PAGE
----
A man walks a dog past vehicles blocking a road during a protest by truck drivers over pandemic health rules outside the parliament of Canada in Ottawa on February 15, 2022 ( AFP / Ed Jones)

Pets of jailed Ottawa protesters are not facing euthanasia

Copyright AFP 2017-2022. All rights reserved.

Social media posts and online articles claim Canada's capital authorized the euthanasia of pets owned by protesters arrested for participating in a weeks-long anti-vaccine mandate demonstration. This is false; a longstanding city law allows authorities to recover pets when owners cannot look after them, they become eligible for adoption after eight days, and the clearing of the Ottawa protest did not lead to animals being put down.

"SHOCK POLICY: Ottawa has given itself the authority to euthanize the pets of truckers if Trudeau imprisons them for more than 8 days," says a February 17, 2022 tweet from Keean Bexte, linking to an article he wrote on the topic.

Screenshot of a tweet taken on February 24, 2022

Outlets including UK website Express and the US broadcaster Fox News made similar claims, which spread as Canadian police removed protesters from central Ottawa in February 2022 after weeks of demonstrations against Covid-19 vaccine mandates. 

The claims were sparked by a February 17 tweet from the Ottawa By-law and Regulatory Services, a municipal law enforcement agency independent of city police, which oversees animal care and control in the city.

Roger Chapman, director of Ottawa By-law and Regulatory Services, told AFP on February 23 that the city's Animal Care and Control By-law "provides by-law enforcement officers the ability to take into protective care animals whose owners cannot care for them as a result of incarceration, fire, medical emergency or eviction."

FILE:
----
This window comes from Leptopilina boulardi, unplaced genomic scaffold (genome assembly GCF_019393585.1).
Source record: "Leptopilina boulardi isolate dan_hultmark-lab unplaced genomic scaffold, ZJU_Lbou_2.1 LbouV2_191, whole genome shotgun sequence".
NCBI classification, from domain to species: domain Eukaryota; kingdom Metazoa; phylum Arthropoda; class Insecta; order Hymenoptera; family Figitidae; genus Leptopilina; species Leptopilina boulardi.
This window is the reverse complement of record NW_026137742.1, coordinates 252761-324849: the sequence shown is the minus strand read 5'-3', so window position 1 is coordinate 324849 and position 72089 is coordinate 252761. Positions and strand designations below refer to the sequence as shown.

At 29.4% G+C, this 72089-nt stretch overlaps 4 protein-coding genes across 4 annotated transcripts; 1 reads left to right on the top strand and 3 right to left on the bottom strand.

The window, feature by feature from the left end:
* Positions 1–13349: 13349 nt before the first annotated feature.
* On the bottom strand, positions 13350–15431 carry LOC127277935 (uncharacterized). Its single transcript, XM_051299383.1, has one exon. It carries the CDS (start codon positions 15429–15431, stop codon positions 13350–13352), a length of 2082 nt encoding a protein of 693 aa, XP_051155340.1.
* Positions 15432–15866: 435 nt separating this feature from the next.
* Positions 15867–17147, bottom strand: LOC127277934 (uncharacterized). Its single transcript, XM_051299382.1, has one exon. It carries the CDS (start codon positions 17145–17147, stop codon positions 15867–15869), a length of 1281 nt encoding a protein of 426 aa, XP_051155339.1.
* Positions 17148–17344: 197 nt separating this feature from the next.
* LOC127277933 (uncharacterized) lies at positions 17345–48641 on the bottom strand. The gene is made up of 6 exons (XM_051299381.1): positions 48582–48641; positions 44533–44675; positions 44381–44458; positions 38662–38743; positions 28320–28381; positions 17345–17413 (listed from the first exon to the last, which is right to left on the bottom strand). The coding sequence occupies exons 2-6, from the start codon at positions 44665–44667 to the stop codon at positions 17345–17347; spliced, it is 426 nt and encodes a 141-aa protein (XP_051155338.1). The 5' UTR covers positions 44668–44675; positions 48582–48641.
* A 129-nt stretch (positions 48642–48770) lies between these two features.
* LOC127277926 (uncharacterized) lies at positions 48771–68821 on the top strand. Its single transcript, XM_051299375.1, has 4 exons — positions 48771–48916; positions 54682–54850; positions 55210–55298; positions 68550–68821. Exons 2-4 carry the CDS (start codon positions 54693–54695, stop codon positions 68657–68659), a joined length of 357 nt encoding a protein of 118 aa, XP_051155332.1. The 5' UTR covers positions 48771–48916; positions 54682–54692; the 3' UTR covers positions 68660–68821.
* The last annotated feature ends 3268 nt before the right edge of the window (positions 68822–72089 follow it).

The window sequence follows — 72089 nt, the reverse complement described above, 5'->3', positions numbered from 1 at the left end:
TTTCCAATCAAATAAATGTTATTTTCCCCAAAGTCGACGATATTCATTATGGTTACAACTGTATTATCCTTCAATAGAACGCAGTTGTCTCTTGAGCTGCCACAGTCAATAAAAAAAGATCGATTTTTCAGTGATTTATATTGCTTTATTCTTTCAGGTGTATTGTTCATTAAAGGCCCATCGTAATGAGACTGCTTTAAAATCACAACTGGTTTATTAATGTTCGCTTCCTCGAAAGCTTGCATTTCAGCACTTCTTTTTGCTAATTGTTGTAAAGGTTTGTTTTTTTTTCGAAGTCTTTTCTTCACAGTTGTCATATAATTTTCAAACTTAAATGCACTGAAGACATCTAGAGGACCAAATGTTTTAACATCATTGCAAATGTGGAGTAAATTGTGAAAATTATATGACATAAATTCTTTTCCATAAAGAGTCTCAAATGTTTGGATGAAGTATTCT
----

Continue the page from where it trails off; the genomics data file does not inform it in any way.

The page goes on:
The by-law was enacted by the Ottawa City Council in 2003, and last updated in 2016. It was not created for the specific purpose of the anti-mandate protest.

Chapman said: "Within eight days of the animal being placed into protective care, the owner or person acting on their behalf needs to arrange to have the animal picked up or extend their stay. In the event contact is not made, the animal would be considered surrendered and will be rehomed."

During the protest, "one dog was placed into protective care because the car it occupied was being towed, and the owner was not present," he added.

This was confirmed by Stephen Smith, a spokesperson for the Ottawa Humane Society (OHS), a non-profit organization that holds a city contract to act as a municipal pound.

"We received one animal as a result of arrests at the protest, and the animal was returned to its owner the same day," Smith said.

OHS policy "acknowledges that humane euthanasia is considered necessary" when an animal is suffering severely or incurably, behaves in a way that is dangerous to the public, or is assessed not suitable for adoption for medical or behavioral reasons.

However the policy also says: "OHS keeps every adoptable animal until the right home is found, regardless of length of stay."

AFP Fact Check has debunked other misinformation about the protest in Ottawa here.